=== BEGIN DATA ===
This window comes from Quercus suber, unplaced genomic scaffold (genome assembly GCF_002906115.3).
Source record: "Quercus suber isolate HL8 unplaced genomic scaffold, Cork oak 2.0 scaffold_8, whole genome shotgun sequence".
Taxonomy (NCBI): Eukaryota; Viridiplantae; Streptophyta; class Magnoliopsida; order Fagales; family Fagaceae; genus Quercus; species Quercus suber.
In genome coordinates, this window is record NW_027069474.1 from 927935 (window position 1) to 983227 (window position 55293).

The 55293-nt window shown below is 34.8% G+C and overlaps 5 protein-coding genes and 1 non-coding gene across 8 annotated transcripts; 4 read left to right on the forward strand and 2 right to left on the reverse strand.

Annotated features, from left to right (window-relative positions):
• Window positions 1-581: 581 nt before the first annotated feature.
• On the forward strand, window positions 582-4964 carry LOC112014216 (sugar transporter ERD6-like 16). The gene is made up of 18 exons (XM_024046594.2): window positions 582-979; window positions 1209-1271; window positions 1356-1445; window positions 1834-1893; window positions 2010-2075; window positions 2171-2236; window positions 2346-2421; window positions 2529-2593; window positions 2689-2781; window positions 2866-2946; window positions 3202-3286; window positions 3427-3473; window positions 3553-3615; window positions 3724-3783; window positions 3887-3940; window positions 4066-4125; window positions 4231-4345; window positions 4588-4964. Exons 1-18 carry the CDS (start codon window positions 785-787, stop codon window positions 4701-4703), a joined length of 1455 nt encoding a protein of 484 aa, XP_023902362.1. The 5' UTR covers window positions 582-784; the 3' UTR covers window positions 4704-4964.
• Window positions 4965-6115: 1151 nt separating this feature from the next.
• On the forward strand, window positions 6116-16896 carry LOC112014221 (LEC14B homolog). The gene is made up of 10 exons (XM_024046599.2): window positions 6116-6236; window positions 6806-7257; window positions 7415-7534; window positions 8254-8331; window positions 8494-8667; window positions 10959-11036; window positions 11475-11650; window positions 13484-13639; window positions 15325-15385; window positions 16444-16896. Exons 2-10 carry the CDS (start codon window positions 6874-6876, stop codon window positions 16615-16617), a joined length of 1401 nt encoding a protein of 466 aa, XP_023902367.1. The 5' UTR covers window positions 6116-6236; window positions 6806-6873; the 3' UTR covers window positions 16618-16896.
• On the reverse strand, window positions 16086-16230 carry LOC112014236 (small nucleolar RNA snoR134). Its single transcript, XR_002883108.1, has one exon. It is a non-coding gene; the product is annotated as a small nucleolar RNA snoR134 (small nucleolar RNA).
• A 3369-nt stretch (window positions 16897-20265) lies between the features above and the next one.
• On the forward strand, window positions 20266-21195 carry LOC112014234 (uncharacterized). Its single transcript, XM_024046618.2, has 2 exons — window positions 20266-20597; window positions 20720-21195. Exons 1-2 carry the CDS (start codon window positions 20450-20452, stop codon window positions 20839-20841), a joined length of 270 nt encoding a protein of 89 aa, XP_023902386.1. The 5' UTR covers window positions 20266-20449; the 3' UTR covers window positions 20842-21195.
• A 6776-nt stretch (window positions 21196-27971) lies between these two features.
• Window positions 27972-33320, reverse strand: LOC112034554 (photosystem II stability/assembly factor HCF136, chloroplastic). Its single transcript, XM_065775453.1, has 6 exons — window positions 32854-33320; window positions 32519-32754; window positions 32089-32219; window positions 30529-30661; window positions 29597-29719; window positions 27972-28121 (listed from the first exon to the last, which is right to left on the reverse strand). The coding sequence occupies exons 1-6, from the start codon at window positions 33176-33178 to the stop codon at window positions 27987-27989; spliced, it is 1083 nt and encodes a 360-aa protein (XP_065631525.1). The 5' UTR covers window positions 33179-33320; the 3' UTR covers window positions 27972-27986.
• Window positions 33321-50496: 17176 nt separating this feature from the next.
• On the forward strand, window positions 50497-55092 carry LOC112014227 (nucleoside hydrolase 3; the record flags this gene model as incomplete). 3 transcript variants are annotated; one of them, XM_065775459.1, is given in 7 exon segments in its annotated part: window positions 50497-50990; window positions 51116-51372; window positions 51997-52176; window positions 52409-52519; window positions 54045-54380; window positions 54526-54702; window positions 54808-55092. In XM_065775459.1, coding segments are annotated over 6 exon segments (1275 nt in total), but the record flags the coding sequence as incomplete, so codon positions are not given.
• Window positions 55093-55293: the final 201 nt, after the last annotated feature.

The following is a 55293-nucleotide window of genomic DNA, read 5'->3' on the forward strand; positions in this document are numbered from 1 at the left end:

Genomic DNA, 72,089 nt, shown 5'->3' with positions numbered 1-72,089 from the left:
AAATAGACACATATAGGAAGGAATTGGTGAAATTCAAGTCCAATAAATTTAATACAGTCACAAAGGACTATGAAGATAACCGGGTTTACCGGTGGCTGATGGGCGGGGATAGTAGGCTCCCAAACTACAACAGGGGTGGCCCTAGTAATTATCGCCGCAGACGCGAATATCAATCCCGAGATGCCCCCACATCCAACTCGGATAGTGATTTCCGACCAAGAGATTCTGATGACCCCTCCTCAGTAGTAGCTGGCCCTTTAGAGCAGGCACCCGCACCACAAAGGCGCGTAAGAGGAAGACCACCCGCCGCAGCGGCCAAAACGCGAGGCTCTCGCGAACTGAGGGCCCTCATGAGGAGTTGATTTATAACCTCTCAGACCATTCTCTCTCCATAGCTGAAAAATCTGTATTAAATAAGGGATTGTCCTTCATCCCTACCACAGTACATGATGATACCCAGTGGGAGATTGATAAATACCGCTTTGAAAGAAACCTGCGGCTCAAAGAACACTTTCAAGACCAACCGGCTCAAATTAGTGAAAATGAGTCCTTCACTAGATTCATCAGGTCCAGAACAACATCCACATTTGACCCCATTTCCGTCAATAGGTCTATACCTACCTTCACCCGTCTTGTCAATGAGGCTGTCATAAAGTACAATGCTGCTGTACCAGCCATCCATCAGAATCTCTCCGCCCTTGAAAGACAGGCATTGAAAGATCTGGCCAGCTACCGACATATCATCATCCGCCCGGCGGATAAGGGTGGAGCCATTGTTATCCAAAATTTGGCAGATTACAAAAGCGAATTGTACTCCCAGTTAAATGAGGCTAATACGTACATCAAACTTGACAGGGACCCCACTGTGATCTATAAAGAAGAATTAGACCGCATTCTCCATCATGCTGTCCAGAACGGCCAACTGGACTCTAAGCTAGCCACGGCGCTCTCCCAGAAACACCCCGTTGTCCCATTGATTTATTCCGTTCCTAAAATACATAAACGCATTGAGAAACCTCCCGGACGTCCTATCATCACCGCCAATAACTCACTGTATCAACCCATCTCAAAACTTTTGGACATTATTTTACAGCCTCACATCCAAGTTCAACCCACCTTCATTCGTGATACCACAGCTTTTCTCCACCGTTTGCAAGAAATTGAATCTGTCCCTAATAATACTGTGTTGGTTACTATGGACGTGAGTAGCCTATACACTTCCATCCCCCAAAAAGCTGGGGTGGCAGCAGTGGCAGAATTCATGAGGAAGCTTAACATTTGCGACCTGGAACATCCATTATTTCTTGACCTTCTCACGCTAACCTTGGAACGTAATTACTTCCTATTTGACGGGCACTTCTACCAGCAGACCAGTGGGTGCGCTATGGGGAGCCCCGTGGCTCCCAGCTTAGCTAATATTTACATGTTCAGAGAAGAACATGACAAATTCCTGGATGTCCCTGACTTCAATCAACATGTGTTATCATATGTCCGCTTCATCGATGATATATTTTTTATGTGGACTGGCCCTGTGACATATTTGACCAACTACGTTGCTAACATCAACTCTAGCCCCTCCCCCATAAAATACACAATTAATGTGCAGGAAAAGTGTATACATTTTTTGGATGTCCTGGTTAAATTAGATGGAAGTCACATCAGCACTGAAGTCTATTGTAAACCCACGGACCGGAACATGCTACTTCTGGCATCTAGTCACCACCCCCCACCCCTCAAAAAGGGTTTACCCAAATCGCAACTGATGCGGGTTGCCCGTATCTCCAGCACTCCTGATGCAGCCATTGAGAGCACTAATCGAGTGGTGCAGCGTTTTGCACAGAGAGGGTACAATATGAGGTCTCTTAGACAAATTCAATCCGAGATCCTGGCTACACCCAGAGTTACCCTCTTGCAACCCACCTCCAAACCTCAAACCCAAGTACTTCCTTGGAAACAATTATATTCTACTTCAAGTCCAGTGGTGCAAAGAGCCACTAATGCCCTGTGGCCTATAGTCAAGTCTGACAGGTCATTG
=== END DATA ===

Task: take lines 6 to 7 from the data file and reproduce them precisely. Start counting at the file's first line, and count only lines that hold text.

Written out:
Annotated features, from left to right (window-relative positions):
• Window positions 1-581: 581 nt before the first annotated feature.